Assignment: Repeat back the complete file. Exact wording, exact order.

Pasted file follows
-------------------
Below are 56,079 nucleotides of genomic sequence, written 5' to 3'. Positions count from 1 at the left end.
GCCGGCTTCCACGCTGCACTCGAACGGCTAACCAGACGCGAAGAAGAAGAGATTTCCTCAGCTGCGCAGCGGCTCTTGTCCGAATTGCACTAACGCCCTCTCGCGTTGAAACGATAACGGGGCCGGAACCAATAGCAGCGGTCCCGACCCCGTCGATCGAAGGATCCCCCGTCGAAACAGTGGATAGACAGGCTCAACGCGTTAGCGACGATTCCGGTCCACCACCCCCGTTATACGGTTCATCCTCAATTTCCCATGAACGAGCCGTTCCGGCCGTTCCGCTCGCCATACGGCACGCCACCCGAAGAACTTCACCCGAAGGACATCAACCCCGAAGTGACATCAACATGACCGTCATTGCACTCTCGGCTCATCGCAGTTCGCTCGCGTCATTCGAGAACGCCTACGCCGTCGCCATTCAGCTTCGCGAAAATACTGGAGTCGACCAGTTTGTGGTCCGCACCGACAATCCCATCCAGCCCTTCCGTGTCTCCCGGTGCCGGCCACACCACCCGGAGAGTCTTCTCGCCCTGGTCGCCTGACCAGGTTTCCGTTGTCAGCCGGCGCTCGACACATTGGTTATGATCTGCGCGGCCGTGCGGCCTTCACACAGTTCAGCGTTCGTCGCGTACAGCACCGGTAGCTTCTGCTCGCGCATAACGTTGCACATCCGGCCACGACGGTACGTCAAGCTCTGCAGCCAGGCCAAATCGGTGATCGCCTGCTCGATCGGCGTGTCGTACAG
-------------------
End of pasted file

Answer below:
Below are 56,079 nucleotides of genomic sequence, written 5' to 3'. Positions count from 1 at the left end.
GCCGGCTTCCACGCTGCACTCGAACGGCTAACCAGACGCGAAGAAGAAGAGATTTCCTCAGCTGCGCAGCGGCTCTTGTCCGAATTGCACTAACGCCCTCTCGCGTTGAAACGATAACGGGGCCGGAACCAATAGCAGCGGTCCCGACCCCGTCGATCGAAGGATCCCCCGTCGAAACAGTGGATAGACAGGCTCAACGCGTTAGCGACGATTCCGGTCCACCACCCCCGTTATACGGTTCATCCTCAATTTCCCATGAACGAGCCGTTCCGGCCGTTCCGCTCGCCATACGGCACGCCACCCGAAGAACTTCACCCGAAGGACATCAACCCCGAAGTGACATCAACATGACCGTCATTGCACTCTCGGCTCATCGCAGTTCGCTCGCGTCATTCGAGAACGCCTACGCCGTCGCCATTCAGCTTCGCGAAAATACTGGAGTCGACCAGTTTGTGGTCCGCACCGACAATCCCATCCAGCCCTTCCGTGTCTCCCGGTGCCGGCCACACCACCCGGAGAGTCTTCTCGCCCTGGTCGCCTGACCAGGTTTCCGTTGTCAGCCGGCGCTCGACACATTGGTTATGATCTGCGCGGCCGTGCGGCCTTCACACAGTTCAGCGTTCGTCGCGTACAGCACCGGTAGCTTCTGCTCGCGCATAACGTTGCACATCCGGCCACGACGGTACGTCAAGCTCTGCAGCCAGGCCAAATCGGTGATCGCCTGCTCGATCGGCGTGTCGTACAG